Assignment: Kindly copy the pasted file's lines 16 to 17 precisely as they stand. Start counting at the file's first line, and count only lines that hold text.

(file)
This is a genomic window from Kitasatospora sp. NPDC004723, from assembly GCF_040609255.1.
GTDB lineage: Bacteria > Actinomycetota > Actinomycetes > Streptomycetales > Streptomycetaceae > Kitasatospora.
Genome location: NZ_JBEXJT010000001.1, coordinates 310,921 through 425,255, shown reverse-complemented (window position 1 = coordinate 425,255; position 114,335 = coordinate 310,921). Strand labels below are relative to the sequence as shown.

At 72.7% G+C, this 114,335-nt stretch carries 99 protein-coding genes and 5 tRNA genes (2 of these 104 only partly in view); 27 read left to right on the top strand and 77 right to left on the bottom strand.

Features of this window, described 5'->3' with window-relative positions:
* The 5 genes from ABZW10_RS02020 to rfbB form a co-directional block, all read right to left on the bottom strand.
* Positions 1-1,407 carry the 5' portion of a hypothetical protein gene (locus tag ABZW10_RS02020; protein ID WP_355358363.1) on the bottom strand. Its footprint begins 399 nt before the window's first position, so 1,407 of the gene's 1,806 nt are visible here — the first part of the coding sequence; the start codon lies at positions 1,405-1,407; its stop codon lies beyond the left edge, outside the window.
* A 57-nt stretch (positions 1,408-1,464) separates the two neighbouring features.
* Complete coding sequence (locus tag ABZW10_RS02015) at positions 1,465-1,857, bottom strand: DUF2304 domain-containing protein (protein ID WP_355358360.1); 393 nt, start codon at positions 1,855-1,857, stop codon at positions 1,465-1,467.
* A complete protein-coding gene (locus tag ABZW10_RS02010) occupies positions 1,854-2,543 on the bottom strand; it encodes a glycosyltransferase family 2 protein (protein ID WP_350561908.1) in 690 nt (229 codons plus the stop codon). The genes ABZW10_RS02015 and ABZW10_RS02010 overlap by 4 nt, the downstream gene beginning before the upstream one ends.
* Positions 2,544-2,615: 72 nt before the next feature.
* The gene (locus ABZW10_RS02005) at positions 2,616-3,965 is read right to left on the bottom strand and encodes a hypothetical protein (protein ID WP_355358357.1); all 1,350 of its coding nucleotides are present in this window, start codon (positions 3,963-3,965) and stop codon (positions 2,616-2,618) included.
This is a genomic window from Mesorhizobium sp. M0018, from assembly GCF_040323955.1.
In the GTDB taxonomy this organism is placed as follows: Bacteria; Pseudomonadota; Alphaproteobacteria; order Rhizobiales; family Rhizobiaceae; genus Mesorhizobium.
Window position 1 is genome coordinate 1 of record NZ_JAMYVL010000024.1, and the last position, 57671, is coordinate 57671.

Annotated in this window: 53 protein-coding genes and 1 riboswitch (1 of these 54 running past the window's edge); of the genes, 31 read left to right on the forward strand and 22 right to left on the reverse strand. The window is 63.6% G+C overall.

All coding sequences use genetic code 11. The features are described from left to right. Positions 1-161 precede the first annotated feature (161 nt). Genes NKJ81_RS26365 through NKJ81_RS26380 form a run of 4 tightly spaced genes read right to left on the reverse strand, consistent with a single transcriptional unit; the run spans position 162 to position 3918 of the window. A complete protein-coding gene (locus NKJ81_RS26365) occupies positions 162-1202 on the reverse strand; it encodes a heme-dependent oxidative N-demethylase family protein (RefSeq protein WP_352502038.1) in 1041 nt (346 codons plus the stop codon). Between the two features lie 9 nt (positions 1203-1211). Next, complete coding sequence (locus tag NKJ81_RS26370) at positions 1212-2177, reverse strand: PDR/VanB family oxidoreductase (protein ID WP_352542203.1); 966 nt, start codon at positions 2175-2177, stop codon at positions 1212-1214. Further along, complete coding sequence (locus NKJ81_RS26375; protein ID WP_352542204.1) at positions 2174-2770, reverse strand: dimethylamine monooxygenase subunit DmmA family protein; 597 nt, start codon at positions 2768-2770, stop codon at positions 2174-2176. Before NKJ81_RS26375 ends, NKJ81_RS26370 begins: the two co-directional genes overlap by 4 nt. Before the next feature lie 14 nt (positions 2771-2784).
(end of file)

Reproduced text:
Annotated in this window: 53 protein-coding genes and 1 riboswitch (1 of these 54 running past the window's edge); of the genes, 31 read left to right on the forward strand and 22 right to left on the reverse strand. The window is 63.6% G+C overall.

All coding sequences use genetic code 11. The features are described from left to right. Positions 1-161 precede the first annotated feature (161 nt). Genes NKJ81_RS26365 through NKJ81_RS26380 form a run of 4 tightly spaced genes read right to left on the reverse strand, consistent with a single transcriptional unit; the run spans position 162 to position 3918 of the window. A complete protein-coding gene (locus NKJ81_RS26365) occupies positions 162-1202 on the reverse strand; it encodes a heme-dependent oxidative N-demethylase family protein (RefSeq protein WP_352502038.1) in 1041 nt (346 codons plus the stop codon). Between the two features lie 9 nt (positions 1203-1211). Next, complete coding sequence (locus tag NKJ81_RS26370) at positions 1212-2177, reverse strand: PDR/VanB family oxidoreductase (protein ID WP_352542203.1); 966 nt, start codon at positions 2175-2177, stop codon at positions 1212-1214. Further along, complete coding sequence (locus NKJ81_RS26375; protein ID WP_352542204.1) at positions 2174-2770, reverse strand: dimethylamine monooxygenase subunit DmmA family protein; 597 nt, start codon at positions 2768-2770, stop codon at positions 2174-2176. Before NKJ81_RS26375 ends, NKJ81_RS26370 begins: the two co-directional genes overlap by 4 nt. Before the next feature lie 14 nt (positions 2771-2784).